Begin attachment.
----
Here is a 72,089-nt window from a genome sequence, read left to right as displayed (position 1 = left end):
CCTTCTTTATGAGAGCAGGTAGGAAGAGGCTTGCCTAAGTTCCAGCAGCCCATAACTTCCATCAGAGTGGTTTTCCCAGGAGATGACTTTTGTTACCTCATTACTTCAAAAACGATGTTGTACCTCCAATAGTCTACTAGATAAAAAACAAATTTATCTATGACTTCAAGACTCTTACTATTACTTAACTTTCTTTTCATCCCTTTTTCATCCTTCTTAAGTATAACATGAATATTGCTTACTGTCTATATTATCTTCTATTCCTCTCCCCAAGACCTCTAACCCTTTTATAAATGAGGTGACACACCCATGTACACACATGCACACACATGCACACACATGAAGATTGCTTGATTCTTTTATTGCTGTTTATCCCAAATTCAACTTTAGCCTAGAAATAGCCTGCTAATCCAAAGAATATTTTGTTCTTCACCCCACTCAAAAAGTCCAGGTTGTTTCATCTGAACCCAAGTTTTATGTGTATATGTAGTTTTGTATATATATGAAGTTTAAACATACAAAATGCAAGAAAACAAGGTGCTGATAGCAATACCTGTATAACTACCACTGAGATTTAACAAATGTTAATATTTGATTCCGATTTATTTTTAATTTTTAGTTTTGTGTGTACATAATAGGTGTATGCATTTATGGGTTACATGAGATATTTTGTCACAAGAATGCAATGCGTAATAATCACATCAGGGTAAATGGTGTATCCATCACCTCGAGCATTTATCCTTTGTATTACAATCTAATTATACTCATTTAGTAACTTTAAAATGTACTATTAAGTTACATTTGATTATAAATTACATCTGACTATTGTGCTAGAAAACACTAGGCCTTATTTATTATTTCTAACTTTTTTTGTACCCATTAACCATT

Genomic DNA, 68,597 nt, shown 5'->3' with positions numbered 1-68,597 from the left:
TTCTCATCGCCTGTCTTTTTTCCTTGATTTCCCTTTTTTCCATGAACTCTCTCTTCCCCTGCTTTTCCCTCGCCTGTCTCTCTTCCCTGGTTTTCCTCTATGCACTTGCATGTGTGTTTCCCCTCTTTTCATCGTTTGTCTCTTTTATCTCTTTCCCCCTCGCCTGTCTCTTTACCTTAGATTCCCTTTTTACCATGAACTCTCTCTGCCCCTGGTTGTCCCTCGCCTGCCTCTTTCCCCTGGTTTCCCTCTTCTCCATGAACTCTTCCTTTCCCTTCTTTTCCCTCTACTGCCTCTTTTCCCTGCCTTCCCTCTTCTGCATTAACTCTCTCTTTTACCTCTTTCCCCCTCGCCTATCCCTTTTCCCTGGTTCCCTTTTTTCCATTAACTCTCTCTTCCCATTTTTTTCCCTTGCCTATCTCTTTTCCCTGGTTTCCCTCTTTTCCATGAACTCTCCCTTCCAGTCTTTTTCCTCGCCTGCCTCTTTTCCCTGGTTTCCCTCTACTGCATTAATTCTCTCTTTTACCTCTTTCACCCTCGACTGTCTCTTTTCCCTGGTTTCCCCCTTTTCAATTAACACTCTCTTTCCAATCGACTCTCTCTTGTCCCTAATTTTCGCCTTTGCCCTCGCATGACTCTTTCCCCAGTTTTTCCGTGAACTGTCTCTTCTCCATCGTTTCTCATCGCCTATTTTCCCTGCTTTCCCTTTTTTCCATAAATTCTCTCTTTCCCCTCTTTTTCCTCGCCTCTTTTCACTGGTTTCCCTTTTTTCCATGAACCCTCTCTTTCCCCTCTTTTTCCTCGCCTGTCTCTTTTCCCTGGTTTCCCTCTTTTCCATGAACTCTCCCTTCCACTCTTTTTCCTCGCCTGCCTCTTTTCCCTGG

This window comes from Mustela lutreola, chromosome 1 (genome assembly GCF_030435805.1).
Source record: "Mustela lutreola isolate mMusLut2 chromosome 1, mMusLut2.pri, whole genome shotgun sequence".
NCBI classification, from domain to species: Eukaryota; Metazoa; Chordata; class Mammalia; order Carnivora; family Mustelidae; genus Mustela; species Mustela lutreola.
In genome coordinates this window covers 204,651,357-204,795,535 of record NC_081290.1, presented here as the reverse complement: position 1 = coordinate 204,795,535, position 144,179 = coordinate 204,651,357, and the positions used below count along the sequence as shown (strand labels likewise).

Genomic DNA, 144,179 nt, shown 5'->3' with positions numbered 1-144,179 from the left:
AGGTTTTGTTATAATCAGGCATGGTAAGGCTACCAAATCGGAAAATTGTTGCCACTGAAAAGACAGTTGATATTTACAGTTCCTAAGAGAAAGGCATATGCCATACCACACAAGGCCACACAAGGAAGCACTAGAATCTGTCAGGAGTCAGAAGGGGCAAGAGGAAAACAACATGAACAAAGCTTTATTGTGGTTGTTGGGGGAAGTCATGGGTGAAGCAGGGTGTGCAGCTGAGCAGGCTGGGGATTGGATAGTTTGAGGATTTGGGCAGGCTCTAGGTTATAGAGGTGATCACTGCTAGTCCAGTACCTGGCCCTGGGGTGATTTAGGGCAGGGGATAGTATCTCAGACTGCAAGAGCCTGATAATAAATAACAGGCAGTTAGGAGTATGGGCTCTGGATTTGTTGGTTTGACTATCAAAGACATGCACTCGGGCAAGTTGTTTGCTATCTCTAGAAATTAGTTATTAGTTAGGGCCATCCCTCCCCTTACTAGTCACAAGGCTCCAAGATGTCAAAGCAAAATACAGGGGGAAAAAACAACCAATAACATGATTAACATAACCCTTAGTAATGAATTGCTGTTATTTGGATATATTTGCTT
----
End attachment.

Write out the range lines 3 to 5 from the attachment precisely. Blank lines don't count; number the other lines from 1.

Genomic DNA, 68,597 nt, shown 5'->3' with positions numbered 1-68,597 from the left:
TTCTCATCGCCTGTCTTTTTTCCTTGATTTCCCTTTTTTCCATGAACTCTCTCTTCCCCTGCTTTTCCCTCGCCTGTCTCTCTTCCCTGGTTTTCCTCTATGCACTTGCATGTGTGTTTCCCCTCTTTTCATCGTTTGTCTCTTTTATCTCTTTCCCCCTCGCCTGTCTCTTTACCTTAGATTCCCTTTTTACCATGAACTCTCTCTGCCCCTGGTTGTCCCTCGCCTGCCTCTTTCCCCTGGTTTCCCTCTTCTCCATGAACTCTTCCTTTCCCTTCTTTTCCCTCTACTGCCTCTTTTCCCTGCCTTCCCTCTTCTGCATTAACTCTCTCTTTTACCTCTTTCCCCCTCGCCTATCCCTTTTCCCTGGTTCCCTTTTTTCCATTAACTCTCTCTTCCCATTTTTTTCCCTTGCCTATCTCTTTTCCCTGGTTTCCCTCTTTTCCATGAACTCTCCCTTCCAGTCTTTTTCCTCGCCTGCCTCTTTTCCCTGGTTTCCCTCTACTGCATTAATTCTCTCTTTTACCTCTTTCACCCTCGACTGTCTCTTTTCCCTGGTTTCCCCCTTTTCAATTAACACTCTCTTTCCAATCGACTCTCTCTTGTCCCTAATTTTCGCCTTTGCCCTCGCATGACTCTTTCCCCAGTTTTTCCGTGAACTGTCTCTTCTCCATCGTTTCTCATCGCCTATTTTCCCTGCTTTCCCTTTTTTCCATAAATTCTCTCTTTCCCCTCTTTTTCCTCGCCTCTTTTCACTGGTTTCCCTTTTTTCCATGAACCCTCTCTTTCCCCTCTTTTTCCTCGCCTGTCTCTTTTCCCTGGTTTCCCTCTTTTCCATGAACTCTCCCTTCCACTCTTTTTCCTCGCCTGCCTCTTTTCCCTGG

This window comes from Mustela lutreola, chromosome 1 (genome assembly GCF_030435805.1).